asked the Secretary of State for Scotland what representations he has received from public authorities in Scotland suggesting that an Assembly should have revenue-raising powers and representation on EEC institutions.
Since the publication of the White Paper in November 1975 five Scottish local authorities and the Convention of Scottish Local Authorities have expressed views in support of revenue-raising powers for the Scottish Assembly. No public authority has argued that Scotland should have separate representation on EEC institutions.
Is the Secretary of State aware that last month the right hon. Member for Orkney and Shetland (Mr. Grimond) made a speech advocating that the Assembly should have powers which incorporated the major amount of taxation and that Scotland should be directly represented in Europe? Is he aware, further, that the Prime Minister told the House last week that the Government's credibility on the issue of devolution had been enhanced as a result of the arrangement with the Liberal Party? May we therefore conclude that the Assembly now proposed will have more power than that envisaged in the Scotland and Wales Bill?
As for representation on the EEC institutions, the position has been made clear on many occasions. Only if Scotland went completely separate and independent would any question of formal representation at the Community institutions arise. There is no doubt about that. What informal arrangements might be made in the post-Assembly situation to take account of the views of the Assembly Executive on matters which were of concern to it would be arranged in that situation. Again, there has been no change from that point of view. On the specific question of the Liberals' views on this matter, I do not recollect that the recent document submitted to us dealt directly with the question of representation at Brussels.
Is my right hon. Friend aware that many of us are pleased that he has made it so clear that the argument for separate Scottish representation in the EEC is a dishonest and back-door method of arguing the case for separatism? Will my right hon. Friend keep in mind that it is not only local authorities or even the right hon. Member for Orkney and Shetland (Mr. Grimond) who have argued the case for revenue-raising powers? An Assembly without such powers would not be a totally responsible Assembly.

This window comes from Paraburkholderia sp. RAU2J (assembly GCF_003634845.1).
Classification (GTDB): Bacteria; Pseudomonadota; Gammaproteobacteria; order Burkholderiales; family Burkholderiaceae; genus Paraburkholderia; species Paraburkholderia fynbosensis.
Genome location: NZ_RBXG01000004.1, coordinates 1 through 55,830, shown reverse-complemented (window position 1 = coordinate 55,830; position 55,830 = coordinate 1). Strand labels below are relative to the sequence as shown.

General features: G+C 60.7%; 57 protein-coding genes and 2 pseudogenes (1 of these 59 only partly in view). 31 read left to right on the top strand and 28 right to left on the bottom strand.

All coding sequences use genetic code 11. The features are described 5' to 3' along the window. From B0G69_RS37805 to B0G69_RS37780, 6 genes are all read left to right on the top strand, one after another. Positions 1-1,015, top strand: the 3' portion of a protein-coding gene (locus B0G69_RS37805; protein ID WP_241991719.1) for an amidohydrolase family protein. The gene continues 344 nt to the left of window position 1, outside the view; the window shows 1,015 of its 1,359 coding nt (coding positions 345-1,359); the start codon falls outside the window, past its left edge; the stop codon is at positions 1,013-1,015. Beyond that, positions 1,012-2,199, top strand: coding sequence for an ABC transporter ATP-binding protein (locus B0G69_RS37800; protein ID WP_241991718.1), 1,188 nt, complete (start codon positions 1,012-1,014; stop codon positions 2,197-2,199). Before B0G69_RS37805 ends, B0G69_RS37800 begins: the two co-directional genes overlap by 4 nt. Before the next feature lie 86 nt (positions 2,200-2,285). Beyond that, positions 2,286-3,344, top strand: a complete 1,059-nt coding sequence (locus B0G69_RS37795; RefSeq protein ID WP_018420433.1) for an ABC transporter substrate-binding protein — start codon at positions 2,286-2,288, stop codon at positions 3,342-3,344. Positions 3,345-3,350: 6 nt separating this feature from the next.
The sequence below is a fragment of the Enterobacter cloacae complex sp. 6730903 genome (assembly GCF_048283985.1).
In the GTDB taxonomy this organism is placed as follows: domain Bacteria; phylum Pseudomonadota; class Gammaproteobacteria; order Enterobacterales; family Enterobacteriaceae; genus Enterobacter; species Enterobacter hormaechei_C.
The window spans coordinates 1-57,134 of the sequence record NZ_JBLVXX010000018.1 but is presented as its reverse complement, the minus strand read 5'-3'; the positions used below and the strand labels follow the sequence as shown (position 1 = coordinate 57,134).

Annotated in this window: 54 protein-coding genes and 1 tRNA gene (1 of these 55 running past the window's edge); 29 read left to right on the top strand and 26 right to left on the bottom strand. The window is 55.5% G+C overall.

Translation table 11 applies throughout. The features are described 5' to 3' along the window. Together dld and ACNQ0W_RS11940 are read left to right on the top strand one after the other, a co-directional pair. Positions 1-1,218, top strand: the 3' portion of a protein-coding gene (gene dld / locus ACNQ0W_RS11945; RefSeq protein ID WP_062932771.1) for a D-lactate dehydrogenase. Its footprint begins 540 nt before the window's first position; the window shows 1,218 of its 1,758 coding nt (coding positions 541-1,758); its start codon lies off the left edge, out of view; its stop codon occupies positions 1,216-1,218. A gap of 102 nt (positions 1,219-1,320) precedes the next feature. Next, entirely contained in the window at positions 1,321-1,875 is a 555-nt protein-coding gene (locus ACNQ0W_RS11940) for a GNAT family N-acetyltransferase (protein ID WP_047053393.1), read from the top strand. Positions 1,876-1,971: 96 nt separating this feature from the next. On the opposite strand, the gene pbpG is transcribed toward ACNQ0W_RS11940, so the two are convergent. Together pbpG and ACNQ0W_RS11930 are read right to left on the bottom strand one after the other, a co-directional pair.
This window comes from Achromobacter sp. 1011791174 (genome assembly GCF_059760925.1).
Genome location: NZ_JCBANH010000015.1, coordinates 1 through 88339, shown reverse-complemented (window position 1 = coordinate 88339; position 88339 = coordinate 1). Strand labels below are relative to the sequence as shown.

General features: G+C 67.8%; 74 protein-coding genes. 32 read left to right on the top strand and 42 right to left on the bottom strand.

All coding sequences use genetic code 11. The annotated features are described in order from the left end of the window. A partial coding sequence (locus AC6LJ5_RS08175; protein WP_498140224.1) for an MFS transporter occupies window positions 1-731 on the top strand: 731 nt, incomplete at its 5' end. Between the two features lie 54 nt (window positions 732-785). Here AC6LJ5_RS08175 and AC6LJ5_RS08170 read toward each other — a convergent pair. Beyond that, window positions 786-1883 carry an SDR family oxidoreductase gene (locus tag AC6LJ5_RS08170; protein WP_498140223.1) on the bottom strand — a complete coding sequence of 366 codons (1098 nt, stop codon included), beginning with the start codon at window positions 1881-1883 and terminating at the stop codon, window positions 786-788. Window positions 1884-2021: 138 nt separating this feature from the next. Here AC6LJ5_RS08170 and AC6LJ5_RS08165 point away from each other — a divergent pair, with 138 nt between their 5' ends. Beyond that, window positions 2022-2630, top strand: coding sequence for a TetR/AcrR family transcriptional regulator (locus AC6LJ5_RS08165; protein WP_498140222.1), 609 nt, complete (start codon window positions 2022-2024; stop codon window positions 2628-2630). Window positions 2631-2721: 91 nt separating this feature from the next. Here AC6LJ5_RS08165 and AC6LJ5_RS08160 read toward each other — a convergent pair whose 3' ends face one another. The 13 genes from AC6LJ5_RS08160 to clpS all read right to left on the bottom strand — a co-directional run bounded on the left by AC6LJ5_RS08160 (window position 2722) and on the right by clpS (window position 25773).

This argument is still open. The Government have never said in principle that they are against independent revenue raising. They have simply said that the practicalities of working out an acceptable system are very difficult and that we have not so far found a satisfactory solution. But these are matters which are relevant to the current situation in which the Government are discussing the future of the Scotland and Wales Bill with the Liberal Party and with other parties in the House.
Is the Secretary of State aware that the Government published yesterday a Brown Book on oil resources showing that over the next seven years about £5½ billion will go into the London Treasury as a result of oil revenues gleaned from the Scottish sector of the North Sea? Does he accept that these revenues would be useful for the financing of the Scottish Assembly? What proportion of those revenues will go to Scotland?
I have made clear on numerous occasions that revenue from North Sea oil is a United Kingdom resource. As is only right, Scotland already gains disproportionately from North Sea oil development, for example, in terms of jobs, most of which would be put at risk if we were ever foolish enough to accept the SNP policy.
Does the Secretary of State accept that revenue-raising powers are, in part, a question for the Assembly when it is set up? Although the House might well consider that such powers are impracticable, should not the Assembly be left to judge whether it chooses to exercise such powers?
Such a proposition would be difficult to get through the House. It would not be right to give revenue powers in the Bill and to allow the Assembly to determine whether it wants to use those powers. These are matters that must be settled in the House in the context of the Bill.
Is the Secretary of State saying that a Scottish Assembly will impose an additional level of taxation on the Scottish people over and above United Kingdom taxes?
I did not say that. I do not see how anybody could take what I said as meaning that.
Leaving aside any relationship between the Scottish Assembly and the EEC, would it not be in the interests of Scotland if such non-political bodies as the Scottish Council (Development and Industry) kept some relation ship in Brussels, in Standing Committees, for instance, and with people over there?
All types of bodies maintain relationships in Brussels. When I was in Luxembourg yesterday taking part in discussions on fishing, a fishery representative from Scotland was present. How ever, that is different from formal Government representation on EEC institutions. That is a matter which rests with the United Kingdom Government.